Clinical Cardiac Electrophysiology
While cardiologists diagnose and treat all types of heart disease, electrophysiologists have extended education in rhythmic disorders, also known as cardiac arrhythmia or an irregular heartbeat. An electrophysiologist typically works closely with a cardiologist and together they can treat arrhythmia, help you prevent blood clots, or restore and control a normal heart rate.
They can also provide information on medications and devices — such as a pacemaker or an implantable defibrillator — used to control an abnormal heart rate. When it come to treating arrhythmias, there are both invasive and non-invasive treatment options and an electrophysiologist can help you decide which is right for you.
A psychiatrist is a doctor with specific training in the diagnosis and treatment of mental illness.
He or she can not only provide the counseling necessary to both diagnose and treat a patient, but can also prescribe medication when needed. In some cases, a psychiatrist will only provide the medication and the counseling will be provided by another healthcare specialist, like a certified counselor or psychologist.
Like other doctors, psychiatrists employ diagnostic tools like CT scans and MRI in order to observe the structure and function of a patient's brain.
Once a diagnosis is made, these specialists may use behavior or cognitive therapy in order to address the patient's condition, or a multitude of other types of therapy, in conjunction with or in place of medication.
Vascular surgeons treat and manage disorders in your veins, arteries and your lymphatic system to ensure blood circulation in your heart and in brain is the best it can be. They're well-versed on how your vascular system works with the rest of your body and they can treat conditions that may cause blockages or buildup.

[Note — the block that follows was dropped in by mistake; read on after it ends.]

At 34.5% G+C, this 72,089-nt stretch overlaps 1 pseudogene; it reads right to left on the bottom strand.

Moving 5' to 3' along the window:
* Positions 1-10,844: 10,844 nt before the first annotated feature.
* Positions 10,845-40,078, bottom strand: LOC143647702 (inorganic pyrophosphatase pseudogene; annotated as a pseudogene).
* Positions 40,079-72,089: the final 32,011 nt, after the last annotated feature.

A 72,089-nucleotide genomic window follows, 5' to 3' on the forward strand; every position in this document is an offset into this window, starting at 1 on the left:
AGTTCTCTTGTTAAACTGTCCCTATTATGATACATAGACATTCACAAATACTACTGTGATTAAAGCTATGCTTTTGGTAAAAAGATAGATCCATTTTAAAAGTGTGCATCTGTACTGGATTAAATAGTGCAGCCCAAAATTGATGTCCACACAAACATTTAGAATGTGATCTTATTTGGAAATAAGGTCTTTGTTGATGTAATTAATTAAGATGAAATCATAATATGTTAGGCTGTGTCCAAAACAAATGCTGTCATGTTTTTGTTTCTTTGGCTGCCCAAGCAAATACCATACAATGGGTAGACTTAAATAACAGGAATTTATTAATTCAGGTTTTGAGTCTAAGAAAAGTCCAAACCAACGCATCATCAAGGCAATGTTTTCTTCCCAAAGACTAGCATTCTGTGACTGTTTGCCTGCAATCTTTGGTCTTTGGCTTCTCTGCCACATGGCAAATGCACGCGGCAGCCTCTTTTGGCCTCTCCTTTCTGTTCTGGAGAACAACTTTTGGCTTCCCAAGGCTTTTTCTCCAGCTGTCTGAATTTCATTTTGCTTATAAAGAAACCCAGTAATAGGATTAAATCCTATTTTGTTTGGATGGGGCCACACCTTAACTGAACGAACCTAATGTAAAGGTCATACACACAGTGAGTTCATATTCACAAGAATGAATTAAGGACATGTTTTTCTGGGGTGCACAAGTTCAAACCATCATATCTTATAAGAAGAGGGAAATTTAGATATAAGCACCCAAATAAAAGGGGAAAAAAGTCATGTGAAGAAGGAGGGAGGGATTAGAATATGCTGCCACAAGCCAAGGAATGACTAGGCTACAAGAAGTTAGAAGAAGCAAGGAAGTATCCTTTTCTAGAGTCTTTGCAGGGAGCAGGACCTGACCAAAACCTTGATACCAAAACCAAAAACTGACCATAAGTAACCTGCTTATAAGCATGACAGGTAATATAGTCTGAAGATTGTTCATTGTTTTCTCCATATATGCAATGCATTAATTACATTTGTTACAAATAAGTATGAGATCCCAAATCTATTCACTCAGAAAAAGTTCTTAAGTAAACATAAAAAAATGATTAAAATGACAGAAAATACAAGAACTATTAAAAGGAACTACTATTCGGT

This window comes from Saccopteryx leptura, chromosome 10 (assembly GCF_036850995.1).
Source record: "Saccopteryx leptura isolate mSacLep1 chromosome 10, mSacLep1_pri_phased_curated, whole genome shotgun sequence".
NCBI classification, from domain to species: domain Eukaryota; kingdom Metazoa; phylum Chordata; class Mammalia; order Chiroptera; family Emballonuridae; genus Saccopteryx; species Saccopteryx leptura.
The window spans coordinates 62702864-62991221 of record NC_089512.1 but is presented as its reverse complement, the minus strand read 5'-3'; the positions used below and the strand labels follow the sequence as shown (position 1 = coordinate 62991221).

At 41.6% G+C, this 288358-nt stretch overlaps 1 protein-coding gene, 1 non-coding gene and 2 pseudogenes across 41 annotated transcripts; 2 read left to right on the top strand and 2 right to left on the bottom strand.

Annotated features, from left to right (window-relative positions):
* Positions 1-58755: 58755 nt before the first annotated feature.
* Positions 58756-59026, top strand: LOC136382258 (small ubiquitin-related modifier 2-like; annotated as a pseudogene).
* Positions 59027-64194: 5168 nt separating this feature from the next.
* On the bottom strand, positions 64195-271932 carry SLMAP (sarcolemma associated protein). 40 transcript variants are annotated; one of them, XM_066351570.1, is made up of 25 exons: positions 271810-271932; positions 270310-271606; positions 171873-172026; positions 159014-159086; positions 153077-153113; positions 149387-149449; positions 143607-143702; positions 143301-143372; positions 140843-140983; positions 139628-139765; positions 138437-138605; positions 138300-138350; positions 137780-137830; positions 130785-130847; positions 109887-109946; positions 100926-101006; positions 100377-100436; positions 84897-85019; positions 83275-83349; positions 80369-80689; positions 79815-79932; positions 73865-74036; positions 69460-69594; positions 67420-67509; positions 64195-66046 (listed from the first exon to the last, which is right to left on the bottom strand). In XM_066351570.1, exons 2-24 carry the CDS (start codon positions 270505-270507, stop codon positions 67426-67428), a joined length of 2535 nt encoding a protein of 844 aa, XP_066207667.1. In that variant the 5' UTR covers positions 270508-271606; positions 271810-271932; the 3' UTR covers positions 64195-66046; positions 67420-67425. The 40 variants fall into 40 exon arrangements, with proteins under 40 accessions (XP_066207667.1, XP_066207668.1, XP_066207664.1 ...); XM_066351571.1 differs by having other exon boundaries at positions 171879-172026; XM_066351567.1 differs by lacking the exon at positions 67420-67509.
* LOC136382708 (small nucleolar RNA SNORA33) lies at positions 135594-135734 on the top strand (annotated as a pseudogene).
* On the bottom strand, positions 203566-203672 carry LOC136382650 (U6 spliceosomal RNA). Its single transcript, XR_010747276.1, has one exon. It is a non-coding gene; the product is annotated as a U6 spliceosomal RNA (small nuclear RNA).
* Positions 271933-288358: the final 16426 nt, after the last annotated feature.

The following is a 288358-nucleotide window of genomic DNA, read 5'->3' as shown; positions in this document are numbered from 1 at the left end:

They can perform many of the same diagnostic testing as interventional radiologists can, such as angiography and MRIs. In addition to diagnosis, they provide critical care and treatment for aneurysms, artery blockages and trauma injuries that involve your veins. They can also help patients manage diabetes, blood pressure and cholesterol as well as treat artery disease. Treatment for more serious cases might include bypass surgery or surgery to remove plaque.
A neurologist is a physician who diagnoses and treats disorders of the nervous system which is comprised of the brain, spinal cord and nerves. These doctors do not perform surgery, but refer patients to neurological surgeons when they determine that surgical intervention is necessary.
Some of the conditions that neurologists diagnose and treat are epilepsy, aneurysms, hydrocephalus, Parkinson's disease, multiple sclerosis, stroke, spinal disc herniation, and spinal disease.
In addition to using diagnostic tests like MRI, CT scans, EEG and EMG, neurologists also employ neurological testing to gauge muscle strength and movement, balance, reflexes, sensation, memory, speech, and other cognitive abilities.
A pulmonologist is a physician who specializes in the diagnosis and treatment of conditions related to the lungs and respiratory tract.
These specialists are similar to critical care specialists in that their patients often require mechanical ventilation to assist their breathing.
Pulmonologists diagnose and treat patients with conditions such as asthma, cystic fibrosis, asbestosis, pulmonary fibrosis, lung cancer, COPD, and emphysema. Exposure and inhalation of certain toxic substances may also warrant the services of a pulmonologist.